call vundle#end() " required
filetype plugin indent on " required
See the line that calls
vundle#begin()? Between this and the
vundle#end() call we can add any plugin we want. As a matter of fact, we have done this already: we have added the
gmarik/Vundle.vim plugin. Installing a new plugin is as easy as copying and pasting its unique GitHub path. We will see how later.
For now, launch ViM, enter the command mode by pressing
: and execute
PluginInstall. Let’s move.
A Python IDE
The first plugin we will install enables folding. Have you ever seen the numpy source code? Usually, the
docstring of a function takes up the whole space. Let’s fold it by default. Install the plugin by adding this line between the
end calls we saw earlier:
A reminder: every time you add a new plugin, don’t forget to install it with the
PluginInstall command we saw.
To enable the
docstring folding by default, add the following setting, outside the begin-end block.
Next, let’s enable auto-indentation. Install the following plugin (now you know how):
Moreover, you can tell ViM how you want it to treat
.py files by adding the following options in the
au BufNewFile,BufRead *.py
set tabstop=4 |
set softtabstop=4 |
set shiftwidth=4 |
set textwidth=79 |
set expandtab |
set autoindent |
The names of these settings are pretty much self-explanatory. The
autoindent setting does most of the things right, but install the
vim-scripts/indentpython.vim plugin, which is python specific, to keep your peace of mind.
Last but not least, you need auto-complete. The best tool for this job is
YouCompleteMe. However, its installation is a bit more involved. First, install the plugin with the following line:
It will most probably show you an error at the end. Don’t worry. Proceed and install the necessary dependencies:
apt install build-essential cmake python3-dev
apt install mono-complete golang nodejs default-jdk npm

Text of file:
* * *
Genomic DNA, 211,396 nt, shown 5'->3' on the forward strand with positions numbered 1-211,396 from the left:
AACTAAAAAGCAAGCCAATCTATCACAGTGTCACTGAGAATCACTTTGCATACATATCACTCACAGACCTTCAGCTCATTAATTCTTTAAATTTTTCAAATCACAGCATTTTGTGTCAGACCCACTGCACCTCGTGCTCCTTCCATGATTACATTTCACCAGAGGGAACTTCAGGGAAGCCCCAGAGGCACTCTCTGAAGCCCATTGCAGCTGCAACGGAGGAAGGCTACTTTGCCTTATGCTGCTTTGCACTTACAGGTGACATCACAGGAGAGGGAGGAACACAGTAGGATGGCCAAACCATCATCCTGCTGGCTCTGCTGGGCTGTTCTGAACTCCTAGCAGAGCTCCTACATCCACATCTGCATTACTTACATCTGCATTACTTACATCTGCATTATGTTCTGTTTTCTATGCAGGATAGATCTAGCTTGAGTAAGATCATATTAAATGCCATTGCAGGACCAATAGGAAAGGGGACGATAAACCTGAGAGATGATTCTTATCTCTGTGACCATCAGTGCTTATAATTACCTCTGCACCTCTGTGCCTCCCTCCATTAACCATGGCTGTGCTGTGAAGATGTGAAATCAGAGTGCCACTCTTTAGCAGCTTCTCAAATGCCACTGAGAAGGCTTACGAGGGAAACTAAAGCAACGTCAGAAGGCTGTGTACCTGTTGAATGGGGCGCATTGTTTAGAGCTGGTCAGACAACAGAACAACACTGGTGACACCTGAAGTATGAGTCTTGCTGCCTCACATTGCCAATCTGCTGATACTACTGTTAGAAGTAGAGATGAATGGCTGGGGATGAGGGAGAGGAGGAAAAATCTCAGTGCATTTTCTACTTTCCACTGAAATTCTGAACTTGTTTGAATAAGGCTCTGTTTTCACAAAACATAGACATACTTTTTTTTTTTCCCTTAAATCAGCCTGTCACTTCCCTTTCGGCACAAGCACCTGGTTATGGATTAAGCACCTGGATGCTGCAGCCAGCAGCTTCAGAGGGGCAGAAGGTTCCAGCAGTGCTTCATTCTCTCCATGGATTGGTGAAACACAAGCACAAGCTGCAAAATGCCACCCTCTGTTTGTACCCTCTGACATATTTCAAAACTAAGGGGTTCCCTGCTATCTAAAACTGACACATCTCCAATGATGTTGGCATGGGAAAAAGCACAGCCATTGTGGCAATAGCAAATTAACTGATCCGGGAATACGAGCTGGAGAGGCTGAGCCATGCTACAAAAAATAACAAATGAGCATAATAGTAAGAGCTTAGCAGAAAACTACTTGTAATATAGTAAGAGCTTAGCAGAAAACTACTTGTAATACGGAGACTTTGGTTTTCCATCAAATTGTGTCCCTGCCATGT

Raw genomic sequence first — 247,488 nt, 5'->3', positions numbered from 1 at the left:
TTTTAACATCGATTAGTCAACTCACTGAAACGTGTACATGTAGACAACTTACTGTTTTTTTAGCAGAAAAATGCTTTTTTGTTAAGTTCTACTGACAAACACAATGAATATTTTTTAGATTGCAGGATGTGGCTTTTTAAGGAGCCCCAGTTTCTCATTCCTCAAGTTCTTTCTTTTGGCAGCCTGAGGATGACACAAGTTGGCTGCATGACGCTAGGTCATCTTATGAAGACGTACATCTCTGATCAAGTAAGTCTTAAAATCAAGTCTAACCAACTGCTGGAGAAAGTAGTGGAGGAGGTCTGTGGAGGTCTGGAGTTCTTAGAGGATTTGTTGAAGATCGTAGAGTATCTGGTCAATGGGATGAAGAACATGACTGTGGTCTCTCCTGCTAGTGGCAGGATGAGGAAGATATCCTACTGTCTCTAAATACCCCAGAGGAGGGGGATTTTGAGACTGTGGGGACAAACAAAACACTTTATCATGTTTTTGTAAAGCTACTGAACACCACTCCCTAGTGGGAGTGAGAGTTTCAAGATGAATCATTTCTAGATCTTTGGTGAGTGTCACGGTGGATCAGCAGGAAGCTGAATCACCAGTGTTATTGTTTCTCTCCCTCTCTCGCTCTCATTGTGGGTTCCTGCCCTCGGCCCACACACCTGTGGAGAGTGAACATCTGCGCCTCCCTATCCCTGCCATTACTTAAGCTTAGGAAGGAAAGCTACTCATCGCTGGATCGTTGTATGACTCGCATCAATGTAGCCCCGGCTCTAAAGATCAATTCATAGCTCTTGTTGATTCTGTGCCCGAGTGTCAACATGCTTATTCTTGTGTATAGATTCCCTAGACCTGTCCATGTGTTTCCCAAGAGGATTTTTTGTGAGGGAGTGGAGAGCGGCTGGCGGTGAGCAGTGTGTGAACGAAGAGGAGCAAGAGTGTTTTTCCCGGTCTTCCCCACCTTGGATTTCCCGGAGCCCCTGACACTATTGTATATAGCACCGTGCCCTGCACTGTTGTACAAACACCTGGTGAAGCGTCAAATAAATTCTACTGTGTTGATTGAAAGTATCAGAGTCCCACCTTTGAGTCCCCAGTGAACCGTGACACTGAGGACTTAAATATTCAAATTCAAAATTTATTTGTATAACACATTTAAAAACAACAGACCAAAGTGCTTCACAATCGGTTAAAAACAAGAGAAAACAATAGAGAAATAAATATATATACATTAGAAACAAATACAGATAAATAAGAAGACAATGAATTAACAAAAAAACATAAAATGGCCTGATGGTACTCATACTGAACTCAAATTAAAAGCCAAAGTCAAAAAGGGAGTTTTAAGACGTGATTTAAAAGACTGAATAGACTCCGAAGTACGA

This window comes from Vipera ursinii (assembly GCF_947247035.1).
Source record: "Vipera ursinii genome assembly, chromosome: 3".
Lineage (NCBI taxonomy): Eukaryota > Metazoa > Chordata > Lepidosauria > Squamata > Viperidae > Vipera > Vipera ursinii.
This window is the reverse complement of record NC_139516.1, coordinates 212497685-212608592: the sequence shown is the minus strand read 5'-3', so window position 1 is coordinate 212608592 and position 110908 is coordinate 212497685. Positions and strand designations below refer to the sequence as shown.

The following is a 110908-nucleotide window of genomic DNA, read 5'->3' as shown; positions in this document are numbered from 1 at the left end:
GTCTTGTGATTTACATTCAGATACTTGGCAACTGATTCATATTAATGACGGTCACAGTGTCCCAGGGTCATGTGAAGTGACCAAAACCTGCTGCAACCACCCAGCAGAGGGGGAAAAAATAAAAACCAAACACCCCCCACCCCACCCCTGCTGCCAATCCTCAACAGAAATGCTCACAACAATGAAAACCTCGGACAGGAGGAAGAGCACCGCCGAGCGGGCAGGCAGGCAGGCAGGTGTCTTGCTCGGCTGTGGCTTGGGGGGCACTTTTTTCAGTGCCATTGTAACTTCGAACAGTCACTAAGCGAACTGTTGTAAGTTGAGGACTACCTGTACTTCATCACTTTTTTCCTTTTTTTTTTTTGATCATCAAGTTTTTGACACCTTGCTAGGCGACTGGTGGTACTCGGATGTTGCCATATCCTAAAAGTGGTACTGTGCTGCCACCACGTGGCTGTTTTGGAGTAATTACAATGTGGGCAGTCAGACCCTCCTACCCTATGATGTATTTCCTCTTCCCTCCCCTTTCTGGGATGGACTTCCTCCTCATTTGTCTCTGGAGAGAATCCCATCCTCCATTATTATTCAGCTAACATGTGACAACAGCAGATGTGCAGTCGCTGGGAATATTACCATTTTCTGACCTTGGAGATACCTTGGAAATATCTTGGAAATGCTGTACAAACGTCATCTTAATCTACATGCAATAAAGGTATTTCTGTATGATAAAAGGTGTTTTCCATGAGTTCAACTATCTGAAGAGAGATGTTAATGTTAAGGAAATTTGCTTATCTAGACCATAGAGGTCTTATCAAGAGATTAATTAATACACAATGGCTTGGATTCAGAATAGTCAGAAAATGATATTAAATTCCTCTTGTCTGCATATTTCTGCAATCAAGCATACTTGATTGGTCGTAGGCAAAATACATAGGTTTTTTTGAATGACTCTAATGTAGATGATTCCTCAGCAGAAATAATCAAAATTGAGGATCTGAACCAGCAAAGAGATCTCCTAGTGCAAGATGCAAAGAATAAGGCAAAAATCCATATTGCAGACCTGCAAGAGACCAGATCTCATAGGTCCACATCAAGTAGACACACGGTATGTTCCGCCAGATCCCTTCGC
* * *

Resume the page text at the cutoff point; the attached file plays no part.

Finally, compile the plugin:
python3 install.py --all
That’s it! You have most of the things you need to turn ViM into a Python IDE. Other plugins you might want to consider are:
Here is a complete but not exhaustive
.vimrc configuration. If you have more goodies to add, please comment!
Notebooks have always been a tool for the incremental development of software ideas. Moreover, JupyterLab is moving towards becoming a full-fledged IDE. However, once every blue moon, we may want to edit a
.py file, and the integrated text editor is just a text editor.
This story examines how to transform ViM into a Python IDE and use it as our main code editor through the terminal. If you want more info on using ViM, just run
vimtutor in your terminal and follow the instructions!
My name is Dimitris Poulopoulos, and I’m a machine learning engineer working for Arrikto. I have designed and implemented AI and software solutions for major clients such as the European Commission, Eurostat, IMF, the European Central Bank, OECD, and IKEA.
If you are interested in reading more posts about Machine Learning, Deep Learning, Data Science, and DataOps, follow me on Medium, LinkedIn, or @james2pl on Twitter. Also, visit the resources page on my website, a place for great books and top-rated courses, to start building your own Data Science curriculum!